Everything Beautiful Begins with Love
A couple of years ago, I had the opportunity to work with Carol Rickey on a children’s book. Already in her 80s, and still an amazingly talented artist, Carol illustrated a story I wrote with beautiful watercolors. The book, titled Everything Beautiful Begins with Love, was about bees, family, and the changing of the seasons.
Originally, the book was written as a gift to welcome my newborn nephew Max into the world. Since then, copies of the book have been sold as a fundraiser for Reading Enables Adult Development or R.E.A.D. – an adult literacy program in Grand Haven, Michigan where Carol previously volunteered.
This past week, after Carol passed away, I revisited her original watercolors. I wanted to share them with you now as we celebrate Carol’s life. In doing so, I hope we might once again feel her warmth and remember how much she loved us.
Like the images she created, Carol was simple, elegant, approachable, and down-to-earth – always a smile on her face, always happy to see you, always ready to welcome you into her home. Her spirit lit up a room. She radiated love. As a result, she was surrounded by love.
I was first introduced to Carol by my wife, Marisol. Carol had been part of the John, Barb, and Marisol Bigler family for decades. To Marisol, Carol was a mentor, role model, and friend. When Marisol and I got married, Carol drew our invitations and was there for the wedding ceremony.
Carol was present when our son was baptized and is the Godmother of our daughter. As a little girl, our daughter liked to run her fingers through Aunt Carol’s tight and curly hair. Over the years, Carol and our daughter enjoyed creating colorful art together.
Carol had an eye for color. More than once, she painted our kids’ rooms. Marisol consulted Carol on the color of almost every room in our house. Carol’s watercolors adorn the Bigler cottage and our home.
Over the years, Carol visited us for countless Thanksgivings, Christmases, birthday parties, and concerts. I would like to think Carol liked being part of our family – as I am sure she liked being part of your family as well.
Leadership & Community
A leader and community builder, Carol had a natural way of bringing people together. She liked to mix colors, and her personality was her brush. The people around her were the palette of colors she worked with to create a more just, equitable, kind, compassionate, and happy society.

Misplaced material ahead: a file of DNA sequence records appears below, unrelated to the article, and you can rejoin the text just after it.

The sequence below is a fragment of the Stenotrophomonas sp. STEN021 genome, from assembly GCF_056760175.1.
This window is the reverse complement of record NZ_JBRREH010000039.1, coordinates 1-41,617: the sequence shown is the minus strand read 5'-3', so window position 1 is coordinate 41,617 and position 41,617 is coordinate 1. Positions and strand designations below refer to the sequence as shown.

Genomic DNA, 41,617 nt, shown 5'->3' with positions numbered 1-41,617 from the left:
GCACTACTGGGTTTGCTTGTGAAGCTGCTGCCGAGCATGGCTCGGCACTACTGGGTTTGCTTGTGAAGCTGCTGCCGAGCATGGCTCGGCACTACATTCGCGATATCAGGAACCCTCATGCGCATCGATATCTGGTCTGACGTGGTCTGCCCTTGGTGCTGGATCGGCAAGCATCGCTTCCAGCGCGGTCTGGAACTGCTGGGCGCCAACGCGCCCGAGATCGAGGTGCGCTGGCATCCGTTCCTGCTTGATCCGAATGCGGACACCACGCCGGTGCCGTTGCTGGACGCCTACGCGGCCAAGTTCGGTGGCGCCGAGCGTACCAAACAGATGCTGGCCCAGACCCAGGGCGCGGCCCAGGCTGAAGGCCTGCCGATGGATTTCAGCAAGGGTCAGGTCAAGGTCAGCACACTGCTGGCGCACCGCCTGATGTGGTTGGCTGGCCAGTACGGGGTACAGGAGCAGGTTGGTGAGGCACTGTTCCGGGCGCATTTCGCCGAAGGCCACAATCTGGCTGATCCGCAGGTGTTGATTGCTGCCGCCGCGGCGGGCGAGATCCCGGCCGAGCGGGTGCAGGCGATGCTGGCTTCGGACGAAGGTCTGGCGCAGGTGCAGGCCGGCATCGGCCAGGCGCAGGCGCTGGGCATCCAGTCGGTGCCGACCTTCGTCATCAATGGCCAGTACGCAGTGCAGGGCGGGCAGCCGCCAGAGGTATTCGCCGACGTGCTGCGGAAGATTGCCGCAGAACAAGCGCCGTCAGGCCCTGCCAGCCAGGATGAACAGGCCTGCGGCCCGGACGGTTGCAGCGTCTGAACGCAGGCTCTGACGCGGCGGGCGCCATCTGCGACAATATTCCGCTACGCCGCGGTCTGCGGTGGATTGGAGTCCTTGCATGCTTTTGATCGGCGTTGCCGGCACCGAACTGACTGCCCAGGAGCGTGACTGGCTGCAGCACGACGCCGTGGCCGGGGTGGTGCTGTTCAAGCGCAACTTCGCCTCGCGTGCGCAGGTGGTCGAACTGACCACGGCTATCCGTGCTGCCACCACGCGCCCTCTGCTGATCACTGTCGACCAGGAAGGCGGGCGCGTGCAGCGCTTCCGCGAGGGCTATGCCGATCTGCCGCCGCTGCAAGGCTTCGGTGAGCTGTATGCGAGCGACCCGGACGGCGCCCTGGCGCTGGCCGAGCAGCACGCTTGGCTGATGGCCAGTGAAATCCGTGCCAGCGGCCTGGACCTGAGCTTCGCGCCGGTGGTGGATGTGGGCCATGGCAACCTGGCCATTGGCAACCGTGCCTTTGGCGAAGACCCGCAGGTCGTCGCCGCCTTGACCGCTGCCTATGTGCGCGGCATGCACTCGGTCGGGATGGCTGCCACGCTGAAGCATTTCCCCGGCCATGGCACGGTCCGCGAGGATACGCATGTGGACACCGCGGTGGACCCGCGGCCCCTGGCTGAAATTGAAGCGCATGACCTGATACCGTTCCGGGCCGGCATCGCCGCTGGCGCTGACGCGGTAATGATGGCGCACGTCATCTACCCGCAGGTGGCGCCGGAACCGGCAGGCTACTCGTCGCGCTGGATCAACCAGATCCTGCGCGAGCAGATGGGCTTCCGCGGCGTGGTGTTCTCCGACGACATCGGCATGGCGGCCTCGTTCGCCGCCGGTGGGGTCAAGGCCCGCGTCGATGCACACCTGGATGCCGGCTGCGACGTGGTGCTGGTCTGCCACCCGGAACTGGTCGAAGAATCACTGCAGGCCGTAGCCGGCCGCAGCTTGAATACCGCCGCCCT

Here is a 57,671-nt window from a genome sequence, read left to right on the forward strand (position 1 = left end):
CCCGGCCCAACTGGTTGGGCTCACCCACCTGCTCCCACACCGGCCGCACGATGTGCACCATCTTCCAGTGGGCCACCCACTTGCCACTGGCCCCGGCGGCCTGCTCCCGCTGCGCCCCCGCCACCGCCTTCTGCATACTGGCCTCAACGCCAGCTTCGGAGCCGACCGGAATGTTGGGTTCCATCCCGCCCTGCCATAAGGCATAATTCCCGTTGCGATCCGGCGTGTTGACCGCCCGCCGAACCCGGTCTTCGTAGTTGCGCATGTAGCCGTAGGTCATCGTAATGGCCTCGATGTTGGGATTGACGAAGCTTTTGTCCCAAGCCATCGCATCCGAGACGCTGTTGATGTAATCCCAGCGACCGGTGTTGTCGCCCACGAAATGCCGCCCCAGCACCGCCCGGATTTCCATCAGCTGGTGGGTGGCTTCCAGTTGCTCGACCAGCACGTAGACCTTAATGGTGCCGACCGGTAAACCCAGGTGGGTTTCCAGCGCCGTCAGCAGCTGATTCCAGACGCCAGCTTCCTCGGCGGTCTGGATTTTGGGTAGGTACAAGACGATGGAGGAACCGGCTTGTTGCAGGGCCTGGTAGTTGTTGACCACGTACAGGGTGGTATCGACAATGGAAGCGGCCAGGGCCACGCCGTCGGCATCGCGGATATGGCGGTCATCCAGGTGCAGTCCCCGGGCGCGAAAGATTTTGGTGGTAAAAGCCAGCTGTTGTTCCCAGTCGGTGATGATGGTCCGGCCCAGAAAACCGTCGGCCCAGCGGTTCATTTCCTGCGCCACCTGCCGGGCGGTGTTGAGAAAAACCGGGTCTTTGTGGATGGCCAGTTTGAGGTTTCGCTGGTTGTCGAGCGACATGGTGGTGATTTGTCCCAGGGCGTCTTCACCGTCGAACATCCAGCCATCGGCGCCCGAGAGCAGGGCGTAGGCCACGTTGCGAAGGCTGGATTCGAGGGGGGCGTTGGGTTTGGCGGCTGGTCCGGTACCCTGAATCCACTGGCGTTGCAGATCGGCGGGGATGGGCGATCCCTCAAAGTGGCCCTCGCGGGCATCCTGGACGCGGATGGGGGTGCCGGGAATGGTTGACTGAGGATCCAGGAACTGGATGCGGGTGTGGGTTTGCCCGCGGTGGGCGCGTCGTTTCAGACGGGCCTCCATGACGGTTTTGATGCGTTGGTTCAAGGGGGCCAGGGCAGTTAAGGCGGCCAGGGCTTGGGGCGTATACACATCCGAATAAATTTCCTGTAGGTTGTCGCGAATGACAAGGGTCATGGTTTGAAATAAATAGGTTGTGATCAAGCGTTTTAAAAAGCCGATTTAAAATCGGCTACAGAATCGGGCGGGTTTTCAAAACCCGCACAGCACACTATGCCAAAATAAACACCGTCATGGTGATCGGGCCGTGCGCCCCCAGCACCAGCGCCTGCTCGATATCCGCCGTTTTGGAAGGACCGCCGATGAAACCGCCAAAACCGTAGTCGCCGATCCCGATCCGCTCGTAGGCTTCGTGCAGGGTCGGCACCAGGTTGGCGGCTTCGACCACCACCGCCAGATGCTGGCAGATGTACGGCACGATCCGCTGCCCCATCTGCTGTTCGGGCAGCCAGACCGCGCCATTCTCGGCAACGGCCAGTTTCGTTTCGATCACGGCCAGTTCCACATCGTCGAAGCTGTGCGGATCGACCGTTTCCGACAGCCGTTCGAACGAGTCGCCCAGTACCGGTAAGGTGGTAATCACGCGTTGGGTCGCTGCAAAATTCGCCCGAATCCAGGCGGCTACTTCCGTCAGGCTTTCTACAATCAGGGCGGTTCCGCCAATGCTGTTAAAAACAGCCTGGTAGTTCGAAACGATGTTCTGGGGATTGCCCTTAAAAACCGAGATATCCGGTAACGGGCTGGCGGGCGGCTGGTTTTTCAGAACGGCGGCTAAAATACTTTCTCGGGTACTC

In 1967, Carol was made Dean of Women at Coe College in Cedar Rapids, Iowa. In an interview for the Cedar Rapids Gazette, she was quoted as saying, “I think it’s very amusing when Deans of Women are likened to mother hens. I, frankly, don’t have any clucking instincts,” she said laughing, “And I don’t think the girls need mothering anyway.”
When it came to her leadership style, this quote was classic Carol.
Change of Seasons
Carol loved every season – Spring, Summer, Fall, and Winter. She suffered many losses in life. Her mother passed at an early age. Her husband Larry died of cancer. Later in life, she suffered the loss of her longtime friend, Jean.
Yet, through it all, Carol was amazingly resilient. I believe her art helped in many ways that we may never fully understand. I’d like to think all of us were there to help her in ways we might not fully understand.
In recent years, Carol began to realize the seasons of her own life were changing. She traveled with us to Coe College Homecoming in Cedar Rapids to say goodbye to some of her longtime friends. She donated her beloved Marvin Cone paintings to Coe College. She met with a lawyer and got her affairs in order. She started to explore different styles of watercolor, and her artwork become more abstract.
Over the next several weeks and months, we will all, I am certain, search for tangible things to help us remember the important role Carol played in all of our lives. Just this morning, I looked at the clouds Carol painted on our son’s bedroom ceiling and I imagined peeling back the layers of paint in our daughter’s room to see the floral mural Carol painted for her when she was younger.
Both our son and daughter remember dining at Carol’s house and wrestling for the rights of Carol’s Herman Miller chair. Our daughter remembers Carol’s wonderful chicken salad – the product of a famous Marshall Fields’s recipe she cut out of the newspaper years ago.
Marisol simply can’t remember a time before Carol. She often thinks of their relationship as an infinity symbol. Though there were times when they were apart, their lives frequently overlapped and reconnected – at Coe College, the Center for Women in Transition, R.E.A.D., and at numerous family events. Marisol has always felt a connection with Carol, and always will.
Over the weekend, I notified Dr. Stanley Watkins – a friend of Carol’s and Professor Emeritus of Chemistry at Coe College – of her passing. Dr. Watkins told me, “…although it is sad news, in some ways that are hard to define, I always thought of her as ageless.”
Most of us can appreciate that Carol’s physical appearance changed remarkably little over the course of her adult lifetime. I think the meaning behind Dr. Watkin’s comments, however, goes beyond Carol’s physical appearance.
Carol showed us how to live a life filled with purpose and meaning. She helped us dream bigger and better dreams. She was a living demonstration of the power, and possibility, of love, kindness, warmth, and compassion. We became better people and built stronger communities because of her influence. In these and many other ways, Carol remains truly ageless.